Deloitte and Thomson Reuters have handed out a mixed set of grades in their third annual report card on Big Pharma's drug development efforts. The industry leaders are doing better at getting approvals and moving therapies into late-stage development, analysts conclude, but took a big year-over-year hit on their drugs' projected earnings value as payers continue to squeeze hard on prices.
Looking at just the Big 12 pharma companies globally, ranked by R&D expenses, Deloitte and Thomson Reuters found that the number of product approvals has increased by a third. But conversely, adds Deloitte, "the 32 approvals in 2010-11 accounted for forecast revenues of $309 billion, the 41 in 2011-12 just $211 billion." R&D returns, meanwhile, slid to a weak 7.2% from 7.7%. And the cost of developing a new drug for the Big 12 stayed flat at about $1.1 billion.
That downward trend on drug values could turn around in quick fashion, though, as the same companies pushed 78 programs into late-stage development in the past year with a potential value of $378 billion, compared to the $193 billion potential of the 35 new late-stage drugs for the year before.
"While the number of compound approvals has increased by approximately 30% in the last 12 months, the expected revenue has also declined by 30%," said Julian Remnant, head of Deloitte's European R&D advisory practice. "This has resulted in the net value realized through product commercialization declining in over half of the 12 companies analyzed. Time will tell whether the encouraging wave of new late stage compounds is able to reverse this trend and achieve an increase in returns in future years."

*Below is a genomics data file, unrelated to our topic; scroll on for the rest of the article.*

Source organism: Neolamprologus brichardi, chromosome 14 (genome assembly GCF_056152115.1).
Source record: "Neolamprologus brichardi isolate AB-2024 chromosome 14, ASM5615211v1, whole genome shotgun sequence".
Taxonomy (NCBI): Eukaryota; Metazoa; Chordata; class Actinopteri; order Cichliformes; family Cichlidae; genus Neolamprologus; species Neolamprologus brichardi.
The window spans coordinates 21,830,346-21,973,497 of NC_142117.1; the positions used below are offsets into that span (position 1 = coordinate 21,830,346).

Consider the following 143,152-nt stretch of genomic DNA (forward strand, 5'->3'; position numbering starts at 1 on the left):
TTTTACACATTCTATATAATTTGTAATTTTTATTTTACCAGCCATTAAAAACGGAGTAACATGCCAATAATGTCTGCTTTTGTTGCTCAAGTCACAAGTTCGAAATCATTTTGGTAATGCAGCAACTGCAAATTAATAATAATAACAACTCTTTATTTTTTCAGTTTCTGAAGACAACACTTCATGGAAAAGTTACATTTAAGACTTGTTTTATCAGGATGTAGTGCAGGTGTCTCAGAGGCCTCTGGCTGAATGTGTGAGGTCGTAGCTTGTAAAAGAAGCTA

Risk hasn't gone away. If anything, it's grown worse. The Deloitte report notes that 19 late-stage drugs bit the dust a year ago, compared to 22 in the last 12 months. Those terminations wiped out $73 billion and $77 billion of potential value.
The analysts found some major league pressure bearing down on drug prices, which has put a continuing squeeze on potential earnings. "However, companies can successfully navigate the payor/reimbursement challenges through well-designed clinical trials in appropriate targeted patient populations and/or comparative studies," says John Cole, solutions director, business practice at Thomson Reuters. "We are seeing an increase in the acceptance of this 'niche-buster' strategy which is driving revenues in smaller, well-defined patient populations."
The analysts studied the results at Pfizer ($PFE), Roche ($RHHBY), Novartis ($NVS), Sanofi ($SNY), GlaxoSmithKline ($GSK), Johnson & Johnson ($JNJ), AstraZeneca ($AZN), Merck & Co ($MRK), Eli Lilly ($LLY), Bristol-Myers Squibb ($BMY), Takeda and Amgen ($AMGN).
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